The current candidates for PM are all so far exhibited short-term thinking – Tax cuts, etc while the potential constitutional consequences of Brexit are becoming more evident day by day. Brexit marks not the end but the beginning of a new politics in which the right is transmuting into the party of English nationalists.
Because English Conservatives would support Scottish independence and 75 percent of the collapse of the Northern Ireland peace process as the price of Brexit.
Far from stoking the alleged strident English nationalism of their party membership, the proposals of the myriad contenders for the Conservative Party’s leadership have simply served to illustrate the degree to which the Conservative Party has remained stranded on the common ground of strident Thatcherite British nationalism and its ambition to bring about a transformational.
Thatcher’s policies ripped apart any possibility for economic stability for the poor and made or caused the divide between rich and poor to grow ever wider. These days, the “s” word, “socialism,” is thrown around like it is a deadly germ.
On the political Left, not one member of the opposition parties has ever attempted to make the case for self-government for England.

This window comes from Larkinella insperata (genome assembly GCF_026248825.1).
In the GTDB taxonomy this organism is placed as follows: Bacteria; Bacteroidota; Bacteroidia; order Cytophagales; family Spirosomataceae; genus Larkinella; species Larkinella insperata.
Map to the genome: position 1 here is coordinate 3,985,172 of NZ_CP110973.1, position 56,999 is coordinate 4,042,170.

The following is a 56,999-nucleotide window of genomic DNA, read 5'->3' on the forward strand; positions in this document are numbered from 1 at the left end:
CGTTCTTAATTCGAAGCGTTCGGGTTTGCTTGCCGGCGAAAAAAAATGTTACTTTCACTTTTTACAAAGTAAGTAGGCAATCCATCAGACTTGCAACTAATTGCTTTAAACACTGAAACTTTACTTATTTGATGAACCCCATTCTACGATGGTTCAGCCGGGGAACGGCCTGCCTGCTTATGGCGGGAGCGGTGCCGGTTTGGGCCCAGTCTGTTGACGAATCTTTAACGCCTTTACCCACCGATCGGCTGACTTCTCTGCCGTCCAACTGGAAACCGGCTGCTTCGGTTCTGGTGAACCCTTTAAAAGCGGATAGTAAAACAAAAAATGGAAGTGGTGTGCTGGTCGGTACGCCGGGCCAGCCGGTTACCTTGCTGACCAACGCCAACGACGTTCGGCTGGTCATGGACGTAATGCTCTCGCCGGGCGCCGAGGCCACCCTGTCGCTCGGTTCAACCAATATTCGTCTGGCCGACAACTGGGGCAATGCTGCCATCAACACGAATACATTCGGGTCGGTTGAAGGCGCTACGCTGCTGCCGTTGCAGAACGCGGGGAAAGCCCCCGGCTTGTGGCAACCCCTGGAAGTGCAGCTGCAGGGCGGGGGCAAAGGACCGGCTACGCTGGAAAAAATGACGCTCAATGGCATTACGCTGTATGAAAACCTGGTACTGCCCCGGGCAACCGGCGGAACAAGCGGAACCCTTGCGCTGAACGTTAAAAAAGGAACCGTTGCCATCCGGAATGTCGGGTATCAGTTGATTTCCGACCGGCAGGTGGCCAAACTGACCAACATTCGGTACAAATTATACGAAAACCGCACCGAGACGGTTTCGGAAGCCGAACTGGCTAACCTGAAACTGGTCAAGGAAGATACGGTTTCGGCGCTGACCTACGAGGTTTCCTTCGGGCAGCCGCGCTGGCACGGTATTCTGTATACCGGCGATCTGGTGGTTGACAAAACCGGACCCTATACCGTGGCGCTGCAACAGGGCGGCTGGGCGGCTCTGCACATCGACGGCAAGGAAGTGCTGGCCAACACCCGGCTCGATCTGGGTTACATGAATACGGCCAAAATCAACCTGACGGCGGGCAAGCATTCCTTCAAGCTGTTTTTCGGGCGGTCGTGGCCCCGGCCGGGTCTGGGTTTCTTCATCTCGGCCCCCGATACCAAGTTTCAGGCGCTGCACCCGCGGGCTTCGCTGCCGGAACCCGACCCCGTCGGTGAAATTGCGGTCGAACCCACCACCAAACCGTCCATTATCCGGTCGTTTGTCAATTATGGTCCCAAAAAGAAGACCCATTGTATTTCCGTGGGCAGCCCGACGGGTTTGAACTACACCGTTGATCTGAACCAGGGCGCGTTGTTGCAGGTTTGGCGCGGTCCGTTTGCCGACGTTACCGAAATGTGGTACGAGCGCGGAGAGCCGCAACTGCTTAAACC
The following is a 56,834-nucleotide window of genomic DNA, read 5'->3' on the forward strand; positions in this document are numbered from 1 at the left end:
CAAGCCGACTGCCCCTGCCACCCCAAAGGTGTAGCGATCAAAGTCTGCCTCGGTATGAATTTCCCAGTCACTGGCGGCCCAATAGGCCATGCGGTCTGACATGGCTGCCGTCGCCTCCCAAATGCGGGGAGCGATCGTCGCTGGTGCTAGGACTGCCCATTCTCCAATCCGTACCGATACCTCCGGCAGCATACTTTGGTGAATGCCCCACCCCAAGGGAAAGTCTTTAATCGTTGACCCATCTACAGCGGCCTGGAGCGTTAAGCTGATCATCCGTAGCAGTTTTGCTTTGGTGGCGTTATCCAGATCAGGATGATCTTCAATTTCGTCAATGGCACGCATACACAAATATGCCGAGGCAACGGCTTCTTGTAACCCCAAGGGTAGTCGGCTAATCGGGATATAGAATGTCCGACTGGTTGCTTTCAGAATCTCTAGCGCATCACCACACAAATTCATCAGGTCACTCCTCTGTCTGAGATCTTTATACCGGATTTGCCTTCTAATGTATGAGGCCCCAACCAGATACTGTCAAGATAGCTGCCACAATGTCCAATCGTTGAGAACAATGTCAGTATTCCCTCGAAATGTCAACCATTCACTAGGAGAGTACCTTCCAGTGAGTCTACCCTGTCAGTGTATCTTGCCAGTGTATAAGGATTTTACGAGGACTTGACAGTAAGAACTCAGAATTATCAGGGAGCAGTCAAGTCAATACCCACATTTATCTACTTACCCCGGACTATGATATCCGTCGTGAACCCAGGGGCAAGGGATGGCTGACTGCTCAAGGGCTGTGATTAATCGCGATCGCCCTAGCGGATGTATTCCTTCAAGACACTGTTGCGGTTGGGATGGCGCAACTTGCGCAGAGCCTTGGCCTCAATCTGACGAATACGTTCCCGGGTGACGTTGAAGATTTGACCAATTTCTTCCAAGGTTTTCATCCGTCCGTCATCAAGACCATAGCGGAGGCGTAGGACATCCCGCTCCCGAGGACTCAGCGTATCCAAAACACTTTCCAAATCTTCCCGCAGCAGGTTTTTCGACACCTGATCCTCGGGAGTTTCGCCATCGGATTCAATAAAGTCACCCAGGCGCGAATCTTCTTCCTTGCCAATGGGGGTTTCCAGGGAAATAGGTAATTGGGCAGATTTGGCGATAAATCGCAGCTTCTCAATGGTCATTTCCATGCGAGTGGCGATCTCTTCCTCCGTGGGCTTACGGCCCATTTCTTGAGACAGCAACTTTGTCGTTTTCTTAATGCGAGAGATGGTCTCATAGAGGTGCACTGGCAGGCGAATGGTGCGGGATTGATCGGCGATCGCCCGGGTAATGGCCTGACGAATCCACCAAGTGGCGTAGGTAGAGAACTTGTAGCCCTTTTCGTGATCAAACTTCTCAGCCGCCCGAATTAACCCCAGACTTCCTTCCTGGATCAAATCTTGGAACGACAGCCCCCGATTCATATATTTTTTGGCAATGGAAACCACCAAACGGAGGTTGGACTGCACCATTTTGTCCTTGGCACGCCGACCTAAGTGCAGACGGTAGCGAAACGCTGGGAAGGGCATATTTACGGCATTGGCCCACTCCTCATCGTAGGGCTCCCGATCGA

The Labour Party, in particular, has gone to great lengths to linguistically cleanse its manifestos and policy documents of anything which might give England a political, institutional, policy, or democratic identity separate or separable from that of Britain, Britishness, or the British state.
Back to the question.
Something must be done to address the lack of democracy across England.
Too often any transfer of decision making-powers has come as an afterthought – and where reforms have taken place these have been driven from the center and done little to genuinely empower local government or the communities in which people live.
It is not for the center at Westminster to decide how local communities should see themselves and how they should be governed but to set out how those communities can choose their own governance, and how citizens can themselves reinvigorate local democracy.
With so many local councilors feeling powerless to serve their constituents’ needs, we must find a better balance between those two levels of government that truly serves the interests of communities across England.
The very nature and existence of local government should not be based on Westminster’s changing whims but should have some form of constitutional protection.
This requires a written constitution removing the Royal family into the realms of a tourist attraction.